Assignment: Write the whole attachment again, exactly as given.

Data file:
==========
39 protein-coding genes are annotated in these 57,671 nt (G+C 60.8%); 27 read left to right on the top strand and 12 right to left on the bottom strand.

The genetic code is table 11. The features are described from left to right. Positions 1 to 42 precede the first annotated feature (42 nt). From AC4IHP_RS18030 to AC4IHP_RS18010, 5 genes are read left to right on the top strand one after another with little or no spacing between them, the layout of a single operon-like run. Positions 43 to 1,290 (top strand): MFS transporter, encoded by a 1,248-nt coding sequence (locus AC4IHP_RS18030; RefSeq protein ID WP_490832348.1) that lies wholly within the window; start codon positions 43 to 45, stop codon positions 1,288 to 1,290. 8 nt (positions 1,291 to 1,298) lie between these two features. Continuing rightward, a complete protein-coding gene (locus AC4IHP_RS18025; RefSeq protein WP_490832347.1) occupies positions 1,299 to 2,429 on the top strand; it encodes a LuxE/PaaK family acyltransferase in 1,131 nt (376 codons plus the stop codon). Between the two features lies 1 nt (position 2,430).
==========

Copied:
39 protein-coding genes are annotated in these 57,671 nt (G+C 60.8%); 27 read left to right on the top strand and 12 right to left on the bottom strand.

The genetic code is table 11. The features are described from left to right. Positions 1 to 42 precede the first annotated feature (42 nt). From AC4IHP_RS18030 to AC4IHP_RS18010, 5 genes are read left to right on the top strand one after another with little or no spacing between them, the layout of a single operon-like run. Positions 43 to 1,290 (top strand): MFS transporter, encoded by a 1,248-nt coding sequence (locus AC4IHP_RS18030; RefSeq protein ID WP_490832348.1) that lies wholly within the window; start codon positions 43 to 45, stop codon positions 1,288 to 1,290. 8 nt (positions 1,291 to 1,298) lie between these two features. Continuing rightward, a complete protein-coding gene (locus AC4IHP_RS18025; RefSeq protein WP_490832347.1) occupies positions 1,299 to 2,429 on the top strand; it encodes a LuxE/PaaK family acyltransferase in 1,131 nt (376 codons plus the stop codon). Between the two features lies 1 nt (position 2,430).